I’m still alive. Still (knock on wood) haven’t caught COVID. Of course, that may have more to do with the fact that I’ve adopted the lifestyle of a bloody hermit than anything else.
So what have I been up to? Quite a lot in the last almost three years. Left one job for another. Haven’t done much coding of late, which makes me sad. There’s always so much stuff to do, you know?
And despite always having stuff to do, I had an idea last night that I thought about more today. Parts of it are a brilliant idea and I want to bring it to life. But parts of it are a terrible, awful idea, so maybe I shouldn’t.
Thinking about this idea, though… It’s in my head. It could be great. But it could be awful.
And it’s gotten me thinking about the past. Specifically, I’ve been thinking about how temporary everything is. How temporary everyone is, largely.
At the turn of the century (and yes, that means 1999 to 2000. Horrifying, isn’t it?), I was in near-constant contact with a bunch of awesome people I’d met online. Thinking back over those times today, I was shocked to realize I can’t name them all. Like, not even close to all of them. Maybe half?
People are just gone from my brain. People whose names would show up in my inbox regularly, just gone. A name comes to me out of nowhere and I have to ask myself if I’m making that up or if that’s a real memory. An email address comes up and I recognize it… and realize I have no idea who it belonged to, while I can decipher another email address to remind me of the names of this person’s kids.
Then, there are certain people from back then who I’ll always remember, though I don’t really know them anymore.
Both are a kind of loss and I don’t know which makes me sadder — that there are people out there with whom I used to communicate regularly whom I’ve almost entirely forgotten (did I make up that name? Did I remember? Oh, whose email address was that?), or that there are people out there whom I knew well, and don’t know at all any longer.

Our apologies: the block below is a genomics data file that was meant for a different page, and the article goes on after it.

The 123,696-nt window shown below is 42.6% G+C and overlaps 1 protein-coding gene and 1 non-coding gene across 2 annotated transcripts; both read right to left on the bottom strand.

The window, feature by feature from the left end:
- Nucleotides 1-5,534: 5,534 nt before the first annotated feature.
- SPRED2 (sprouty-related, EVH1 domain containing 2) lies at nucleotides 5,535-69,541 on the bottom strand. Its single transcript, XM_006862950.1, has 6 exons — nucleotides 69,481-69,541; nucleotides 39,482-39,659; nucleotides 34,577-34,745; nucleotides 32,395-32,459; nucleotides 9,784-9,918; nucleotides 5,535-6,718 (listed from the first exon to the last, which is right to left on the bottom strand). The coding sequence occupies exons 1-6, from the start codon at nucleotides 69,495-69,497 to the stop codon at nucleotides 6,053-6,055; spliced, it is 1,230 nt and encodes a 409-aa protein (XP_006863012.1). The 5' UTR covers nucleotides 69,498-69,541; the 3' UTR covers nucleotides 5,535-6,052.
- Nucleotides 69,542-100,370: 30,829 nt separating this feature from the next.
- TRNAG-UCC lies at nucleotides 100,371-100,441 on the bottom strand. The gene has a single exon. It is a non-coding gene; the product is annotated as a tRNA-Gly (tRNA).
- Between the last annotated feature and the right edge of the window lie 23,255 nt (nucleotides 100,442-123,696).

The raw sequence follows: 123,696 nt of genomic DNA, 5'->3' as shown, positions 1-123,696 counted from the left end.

A lot of things can happen in 23 years. While I never looked at the future as something which is set in stone, I don’t think I ever imagined my life as it is today back then. I don’t think I ever imagined forgetting whole peoples’ existences. I don’t think I ever imagined not having certain folks in my life.
And that’s the folly of youth, isn’t it? When we’re young, things are unchangeable, unshakeable, everything will be as it is for the rest of time. We know everything (or we think we do) and we radiate confidence that life is this, whatever this is. We think we’ve figured it out when we’ve barely even begun.
I’ve always been reticent when it comes to change. (Okay, that’s putting it extremely mildly.) I still don’t like it. And I especially don’t like it when I look back and see such major differences between then and now. Even the last couple of years are filled with change. They’re good changes that have happened, but there’s still change.
There will always be change.
And I will probably always be very cranky about change, even when I’m grateful for it.
Still, it’s always so very strange to see so much of it when you think about the past the way I have been. How could whole, actual, full people just be missing from my brain? How can it be that I’m not in touch with others? Younger me is surely upset over it all. Present me is less upset, but still bewildered that nearly a quarter of a century has passed since those days. How is that even possible?
Somewhat deep and rambling thoughts. Welcome to my brain.
(PS: The trivia game stuff in the last entry worked out extremely well for that online community I belong to. In case you were wondering.)